Defenders Of The Faith: I beg of you, please stop saying “but men and women are different,” or “God is in charge of the church and doing things his way,” or “you just have to realize that the temple is all symbolic” in a tone that suggests you think these radical ideas have not occurred even once to the person raising the feminist critique. Because, surprise! I’ve actually heard assertions like these before. I’ve heard them a whole lot, in fact. I’ve heard them over the pulpit as well as in informal conversations for almost my whole life. Believe it or not, I’ve actually already read most of the talks that get quoted at me that are supposed to solve everything. Sometimes I feel that I’m being talked to as if I’d just come across an anti-Mormon pamphlet claiming that Mormon women are oppressed and had naively swallowed it whole, and I just need an enlightened Latter-day Saint who truly understands the gospel to clear up my misconceptions. But the reality is that I didn’t need to read even a single anti-Mormon pamphlet to notice the glaring reality that women don’t have equal opportunities in the church; I was actually asking questions about the disparity long before I knew what an anti-Mormon pamphlet even was (or, to challenge another assumption I sometimes encounter, before I went to college and was exposed to evil liberal professors who tried to brainwash me into becoming a feminist).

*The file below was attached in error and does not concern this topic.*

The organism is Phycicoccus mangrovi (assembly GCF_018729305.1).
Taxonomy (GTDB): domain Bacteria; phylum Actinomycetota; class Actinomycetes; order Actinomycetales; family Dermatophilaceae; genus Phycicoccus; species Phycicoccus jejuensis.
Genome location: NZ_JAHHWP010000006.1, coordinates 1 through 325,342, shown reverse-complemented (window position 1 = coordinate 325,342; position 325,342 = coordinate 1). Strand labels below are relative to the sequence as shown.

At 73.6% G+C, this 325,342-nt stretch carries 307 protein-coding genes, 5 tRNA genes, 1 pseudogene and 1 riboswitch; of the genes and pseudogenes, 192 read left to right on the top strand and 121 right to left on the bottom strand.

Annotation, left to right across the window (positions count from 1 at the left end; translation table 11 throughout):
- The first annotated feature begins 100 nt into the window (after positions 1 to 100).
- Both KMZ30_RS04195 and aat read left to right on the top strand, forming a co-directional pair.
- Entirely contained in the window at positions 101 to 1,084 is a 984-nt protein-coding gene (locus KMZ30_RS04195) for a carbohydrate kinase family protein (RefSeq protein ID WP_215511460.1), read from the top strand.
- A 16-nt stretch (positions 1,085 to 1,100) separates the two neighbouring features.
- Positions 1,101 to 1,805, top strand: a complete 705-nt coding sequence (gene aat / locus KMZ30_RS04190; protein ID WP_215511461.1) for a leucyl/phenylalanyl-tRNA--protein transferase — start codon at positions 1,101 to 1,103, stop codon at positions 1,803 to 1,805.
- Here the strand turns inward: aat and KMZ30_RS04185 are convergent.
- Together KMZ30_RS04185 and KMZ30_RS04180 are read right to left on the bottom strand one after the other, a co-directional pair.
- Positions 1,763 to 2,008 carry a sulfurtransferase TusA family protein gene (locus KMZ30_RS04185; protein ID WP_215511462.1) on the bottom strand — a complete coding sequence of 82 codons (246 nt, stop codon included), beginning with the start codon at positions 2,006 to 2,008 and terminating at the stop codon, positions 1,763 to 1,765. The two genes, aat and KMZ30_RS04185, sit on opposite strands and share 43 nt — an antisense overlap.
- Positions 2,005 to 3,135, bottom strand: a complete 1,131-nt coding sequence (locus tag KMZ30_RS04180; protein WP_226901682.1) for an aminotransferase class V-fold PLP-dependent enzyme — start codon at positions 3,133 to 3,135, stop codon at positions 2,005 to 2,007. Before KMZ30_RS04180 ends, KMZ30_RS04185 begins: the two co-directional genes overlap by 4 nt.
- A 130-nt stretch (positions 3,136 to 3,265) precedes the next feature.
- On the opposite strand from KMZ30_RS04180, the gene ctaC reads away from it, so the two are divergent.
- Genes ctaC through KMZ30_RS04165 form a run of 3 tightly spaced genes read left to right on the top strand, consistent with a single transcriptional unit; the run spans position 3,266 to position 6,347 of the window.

And let’s close with a poem/prayer by J.A. Carter-Winward.

Maybe one of these days I’ll succeed in getting back to posting on Sundays! Yesterday I actually spent most of the day wrestling some unruly, proprietarily-formatted data into a relational database (with a little time off to catch Pokémons). Thanks for your patience!

The CoJCoL-dS: A little bit of nothing for everyone!

When you picture the Mormon mishies pitching the Church of Jesus Christ of Latter-day Saints to a random Never-Mo, it’s hard to imagine who would find the pitch appealing. Yet it had to have been appealing at some point in the past. In the 19th century, whole congregations were converting. Wagon-trains full of converts were crossing the plains to Utah — often having made a trip across the ocean as well. So what gives?

I think a big part of it was that the United States at the time offered very real economic advantages to poor white people from Europe — even those arriving with nothing (or close to it) — so there was some psychological appeal to joining a group that offered a framework for being a part of that adventure.

But I think an even bigger part of the appeal was that Mormonism was a hip, cutting-edge movement that validated a whole lot of popular beliefs at the time. In other words, there were a lot of popular ideas floating around at the time (as there always is…), and it was appealing to hear someone say “God told me X is true!” when X was something the listener already believed. The prophet Joseph Smith provided new scriptural canonization for a bunch of stuff that (to 19th century eyes) was missing from the ancient books (which, unsurprisingly, dealt more with the pressing issues of their own days).

Here are some of the popular ideas that Mormonism validated (and that are now frozen in the amber of Mormon doctrine):

Temperance and Cold Water: If it weren’t for the Mormon “Word of Wisdom” would anyone remember that part of the Temperance movement included a belief in abstaining from hot drinks?